Short-Course Montelukast Improves Outcomes for Intermittent Asthma in Children


montelukastFebruary 16, 2007 — In children with intermittent asthma, a short course of montelukast resulted in reduction in acute healthcare resources, asthma symptoms, and days lost from school and from work for parents, according to the results of a multicenter, randomized, double-blind, controlled trial reported in the February 15 issue of the American Journal of Respiratory & Critical Care Medicine.

"In children, intermittent asthma is the most common pattern and is responsible for the majority of exacerbations," write Colin F. Robertson, MD, of the Royal Children's Hospital in Melbourne, Australia, and colleagues. "Montelukast has a rapid onset of action and may be effective if used intermittently."

During a 12-month period, 220 children, aged 2 to 14 years with intermittent asthma, were randomized to receive montelukast (n = 107) or placebo (n = 113). Treatment with study medication was initiated by parents at the onset of each upper respiratory tract infection or asthma symptoms and continued for at least 7 days or until symptoms had resolved for 48 hours.

Of 681 treated episodes in 202 children, 345 were treated with montelukast and 336 with placebo. There were 163 unscheduled healthcare resource utilizations for asthma in the montelukast group and 228 in the placebo group (odds ratio [OR], 0.65; 95% confidence interval [CI], 0.47 - 0.89), and there was a nonsignificant trend toward reduction in specialist attendances and hospitalizations, duration of episode, and beta-agonist and prednisolone use.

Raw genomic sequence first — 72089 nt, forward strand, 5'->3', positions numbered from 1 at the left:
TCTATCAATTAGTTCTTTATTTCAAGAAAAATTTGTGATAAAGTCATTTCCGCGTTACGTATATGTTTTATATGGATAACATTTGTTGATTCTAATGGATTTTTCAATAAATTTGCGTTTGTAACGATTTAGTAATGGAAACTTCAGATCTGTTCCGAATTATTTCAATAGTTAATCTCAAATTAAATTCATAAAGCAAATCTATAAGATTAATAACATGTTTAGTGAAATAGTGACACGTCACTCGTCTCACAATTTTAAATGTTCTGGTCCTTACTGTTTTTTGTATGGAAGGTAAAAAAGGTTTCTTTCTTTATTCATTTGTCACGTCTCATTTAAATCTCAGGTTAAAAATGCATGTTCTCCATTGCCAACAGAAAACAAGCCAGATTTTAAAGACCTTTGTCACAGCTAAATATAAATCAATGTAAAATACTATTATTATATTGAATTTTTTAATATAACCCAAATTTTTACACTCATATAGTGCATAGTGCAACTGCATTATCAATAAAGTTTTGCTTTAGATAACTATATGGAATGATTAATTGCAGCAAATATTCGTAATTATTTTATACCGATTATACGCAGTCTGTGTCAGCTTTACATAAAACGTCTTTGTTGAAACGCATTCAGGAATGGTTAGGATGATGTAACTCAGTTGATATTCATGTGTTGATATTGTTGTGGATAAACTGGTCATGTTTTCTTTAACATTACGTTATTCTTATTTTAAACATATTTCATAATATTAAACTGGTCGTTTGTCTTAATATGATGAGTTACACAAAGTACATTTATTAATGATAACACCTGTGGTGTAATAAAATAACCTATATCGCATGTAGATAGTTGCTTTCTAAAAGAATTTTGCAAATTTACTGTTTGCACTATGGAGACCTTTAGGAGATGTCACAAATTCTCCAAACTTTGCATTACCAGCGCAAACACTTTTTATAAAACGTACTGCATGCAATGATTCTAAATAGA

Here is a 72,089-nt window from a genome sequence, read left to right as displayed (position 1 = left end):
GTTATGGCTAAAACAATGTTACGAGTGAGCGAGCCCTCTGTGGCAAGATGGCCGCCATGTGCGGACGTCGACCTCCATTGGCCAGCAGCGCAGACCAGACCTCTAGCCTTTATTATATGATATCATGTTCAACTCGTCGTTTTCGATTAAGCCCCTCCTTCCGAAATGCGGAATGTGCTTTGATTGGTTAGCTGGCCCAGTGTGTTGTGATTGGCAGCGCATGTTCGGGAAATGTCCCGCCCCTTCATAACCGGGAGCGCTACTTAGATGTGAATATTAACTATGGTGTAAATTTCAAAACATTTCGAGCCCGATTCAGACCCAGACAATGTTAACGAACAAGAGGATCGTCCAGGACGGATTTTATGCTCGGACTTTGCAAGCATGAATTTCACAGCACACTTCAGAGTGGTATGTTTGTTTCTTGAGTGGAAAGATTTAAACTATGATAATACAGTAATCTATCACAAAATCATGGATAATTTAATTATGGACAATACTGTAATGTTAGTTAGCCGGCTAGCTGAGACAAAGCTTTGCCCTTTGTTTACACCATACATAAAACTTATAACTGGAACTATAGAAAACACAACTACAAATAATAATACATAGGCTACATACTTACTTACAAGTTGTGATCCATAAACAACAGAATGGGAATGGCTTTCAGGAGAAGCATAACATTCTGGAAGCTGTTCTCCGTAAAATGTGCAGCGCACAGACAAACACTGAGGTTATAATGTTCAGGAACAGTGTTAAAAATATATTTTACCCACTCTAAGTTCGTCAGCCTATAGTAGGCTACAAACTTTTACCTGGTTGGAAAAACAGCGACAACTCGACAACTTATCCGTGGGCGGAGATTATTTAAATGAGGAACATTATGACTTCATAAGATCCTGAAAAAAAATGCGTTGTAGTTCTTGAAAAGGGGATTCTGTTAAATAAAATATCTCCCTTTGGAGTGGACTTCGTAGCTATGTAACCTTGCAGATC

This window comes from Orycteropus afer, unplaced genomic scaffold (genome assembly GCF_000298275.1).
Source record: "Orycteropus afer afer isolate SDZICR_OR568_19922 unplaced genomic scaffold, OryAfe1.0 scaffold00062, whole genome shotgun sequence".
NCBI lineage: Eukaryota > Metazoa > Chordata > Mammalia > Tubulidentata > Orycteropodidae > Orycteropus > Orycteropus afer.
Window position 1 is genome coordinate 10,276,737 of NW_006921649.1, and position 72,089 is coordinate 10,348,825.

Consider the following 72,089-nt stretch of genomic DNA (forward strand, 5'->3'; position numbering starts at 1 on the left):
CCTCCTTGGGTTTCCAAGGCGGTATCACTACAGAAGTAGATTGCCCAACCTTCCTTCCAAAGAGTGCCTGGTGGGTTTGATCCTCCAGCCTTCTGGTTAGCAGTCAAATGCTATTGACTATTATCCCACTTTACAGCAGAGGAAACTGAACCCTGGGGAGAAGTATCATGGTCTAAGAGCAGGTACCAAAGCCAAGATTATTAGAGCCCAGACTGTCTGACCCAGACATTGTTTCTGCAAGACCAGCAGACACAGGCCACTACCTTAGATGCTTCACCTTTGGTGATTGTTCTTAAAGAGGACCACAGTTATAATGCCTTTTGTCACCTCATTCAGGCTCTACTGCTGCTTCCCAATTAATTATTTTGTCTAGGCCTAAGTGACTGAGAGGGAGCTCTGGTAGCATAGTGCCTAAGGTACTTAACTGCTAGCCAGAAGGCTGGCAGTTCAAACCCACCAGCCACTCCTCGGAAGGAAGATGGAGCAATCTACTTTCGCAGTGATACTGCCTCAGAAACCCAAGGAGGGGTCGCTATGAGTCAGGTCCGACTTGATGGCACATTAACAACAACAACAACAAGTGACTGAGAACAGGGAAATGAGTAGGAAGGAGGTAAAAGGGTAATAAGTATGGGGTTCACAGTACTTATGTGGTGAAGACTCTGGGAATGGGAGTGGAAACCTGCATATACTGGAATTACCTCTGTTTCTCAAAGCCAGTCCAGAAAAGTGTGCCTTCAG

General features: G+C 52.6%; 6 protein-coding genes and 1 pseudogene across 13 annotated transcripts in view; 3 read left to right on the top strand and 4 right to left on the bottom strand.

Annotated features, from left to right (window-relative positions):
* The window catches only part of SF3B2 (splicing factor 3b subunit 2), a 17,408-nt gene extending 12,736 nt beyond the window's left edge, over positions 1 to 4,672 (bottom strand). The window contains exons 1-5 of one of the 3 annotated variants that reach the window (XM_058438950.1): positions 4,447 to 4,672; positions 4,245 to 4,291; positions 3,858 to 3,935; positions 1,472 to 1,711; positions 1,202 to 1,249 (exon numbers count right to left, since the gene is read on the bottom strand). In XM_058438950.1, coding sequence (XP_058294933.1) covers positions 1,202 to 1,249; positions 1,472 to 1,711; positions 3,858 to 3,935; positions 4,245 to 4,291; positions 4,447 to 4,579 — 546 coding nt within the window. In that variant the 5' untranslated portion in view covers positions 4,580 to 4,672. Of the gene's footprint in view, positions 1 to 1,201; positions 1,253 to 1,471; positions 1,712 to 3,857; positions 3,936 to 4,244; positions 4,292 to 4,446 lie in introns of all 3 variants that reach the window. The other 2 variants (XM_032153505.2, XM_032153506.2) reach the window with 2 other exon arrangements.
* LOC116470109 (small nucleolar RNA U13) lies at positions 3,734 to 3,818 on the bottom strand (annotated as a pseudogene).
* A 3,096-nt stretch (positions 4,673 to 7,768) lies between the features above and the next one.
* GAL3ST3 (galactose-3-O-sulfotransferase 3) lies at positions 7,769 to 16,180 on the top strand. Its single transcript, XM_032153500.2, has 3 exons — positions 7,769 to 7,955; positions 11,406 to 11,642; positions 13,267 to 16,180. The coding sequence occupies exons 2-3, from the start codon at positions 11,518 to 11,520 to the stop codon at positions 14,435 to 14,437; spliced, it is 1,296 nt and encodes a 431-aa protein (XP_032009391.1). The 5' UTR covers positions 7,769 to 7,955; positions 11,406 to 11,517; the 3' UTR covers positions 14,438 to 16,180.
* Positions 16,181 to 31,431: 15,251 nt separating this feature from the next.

With montelukast, symptoms were reduced by 14%, nights of disturbed sleep by 8.6% (P = .043), days off from school or childcare by 37%, and parent time off from work by 33% (P < .0001 for both).

"A short course of montelukast, introduced at the first signs of an asthma episode, results in a modest reduction in acute health care resource utilization, symptoms, time off from school, and parental time off from work in children with intermittent asthma," the authors write. "Although there was no significant effect on beta-agonist or oral prednisolone use, there was a significant reduction in asthma symptoms.... Although the difference in the number of days lost from work between treatment groups was relatively small, the days absent per year is a conservative estimate based on the presumption of a 365-day working year."

Merck, Sharp, & Dohme Australia, the maker of montelukast, funded this study. Some of the authors have disclosed relevant financial relationships with Merck, Sharp, & Dohme; AstraZeneca; Altana; GlaxoSmithKline; Novartis; Boehringer-Ingelheim; IVAX Corp; Thorpe Respiratory Research; Pharmaxis, Ltd; Australian Singulair Advisory Board; MSD Australia; and/or Schering Plough.

Am J Respir Crit Care Med. 2007;175:323-329.

source Medscape